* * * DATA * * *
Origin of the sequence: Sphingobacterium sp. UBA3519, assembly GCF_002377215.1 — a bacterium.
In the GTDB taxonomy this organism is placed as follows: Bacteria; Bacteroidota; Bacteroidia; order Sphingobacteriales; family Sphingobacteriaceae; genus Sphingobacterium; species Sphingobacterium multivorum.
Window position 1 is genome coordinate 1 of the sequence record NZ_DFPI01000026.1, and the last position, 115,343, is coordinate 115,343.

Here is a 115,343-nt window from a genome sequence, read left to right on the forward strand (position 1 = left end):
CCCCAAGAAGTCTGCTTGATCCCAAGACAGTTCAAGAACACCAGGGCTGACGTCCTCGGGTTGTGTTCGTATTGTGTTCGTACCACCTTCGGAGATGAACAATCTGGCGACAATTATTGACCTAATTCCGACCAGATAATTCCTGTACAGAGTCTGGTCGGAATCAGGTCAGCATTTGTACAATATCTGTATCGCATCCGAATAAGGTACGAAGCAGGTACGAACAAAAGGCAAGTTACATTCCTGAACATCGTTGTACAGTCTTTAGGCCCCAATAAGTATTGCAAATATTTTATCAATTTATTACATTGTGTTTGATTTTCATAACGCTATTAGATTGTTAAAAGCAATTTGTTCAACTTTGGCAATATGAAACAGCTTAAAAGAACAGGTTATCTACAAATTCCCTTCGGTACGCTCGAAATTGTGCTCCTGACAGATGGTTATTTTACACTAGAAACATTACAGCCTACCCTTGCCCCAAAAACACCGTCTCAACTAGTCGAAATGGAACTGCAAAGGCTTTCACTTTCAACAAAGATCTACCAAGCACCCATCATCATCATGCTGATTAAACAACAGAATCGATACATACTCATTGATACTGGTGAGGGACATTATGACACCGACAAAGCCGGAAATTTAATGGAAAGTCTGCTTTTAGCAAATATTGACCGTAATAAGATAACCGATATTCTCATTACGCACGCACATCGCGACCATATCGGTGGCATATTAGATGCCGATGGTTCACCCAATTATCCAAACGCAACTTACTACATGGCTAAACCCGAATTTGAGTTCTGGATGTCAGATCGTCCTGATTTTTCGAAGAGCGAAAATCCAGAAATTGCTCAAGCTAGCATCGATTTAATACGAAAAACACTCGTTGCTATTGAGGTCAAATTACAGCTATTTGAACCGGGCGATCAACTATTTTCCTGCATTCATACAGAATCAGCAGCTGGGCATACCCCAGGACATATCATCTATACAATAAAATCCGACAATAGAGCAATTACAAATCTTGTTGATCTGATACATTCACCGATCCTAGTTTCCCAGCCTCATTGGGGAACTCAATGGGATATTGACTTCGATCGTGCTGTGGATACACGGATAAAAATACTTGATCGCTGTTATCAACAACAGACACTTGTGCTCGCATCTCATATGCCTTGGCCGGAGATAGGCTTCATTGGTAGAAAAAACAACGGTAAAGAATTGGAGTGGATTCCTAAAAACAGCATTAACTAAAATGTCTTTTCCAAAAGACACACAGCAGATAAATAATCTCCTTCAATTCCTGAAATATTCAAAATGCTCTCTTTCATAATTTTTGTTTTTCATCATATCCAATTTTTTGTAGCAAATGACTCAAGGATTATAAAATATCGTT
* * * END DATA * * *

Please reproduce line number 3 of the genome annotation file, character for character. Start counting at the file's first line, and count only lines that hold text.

Window position 1 is genome coordinate 1 of the sequence record NZ_DFPI01000026.1, and the last position, 115,343, is coordinate 115,343.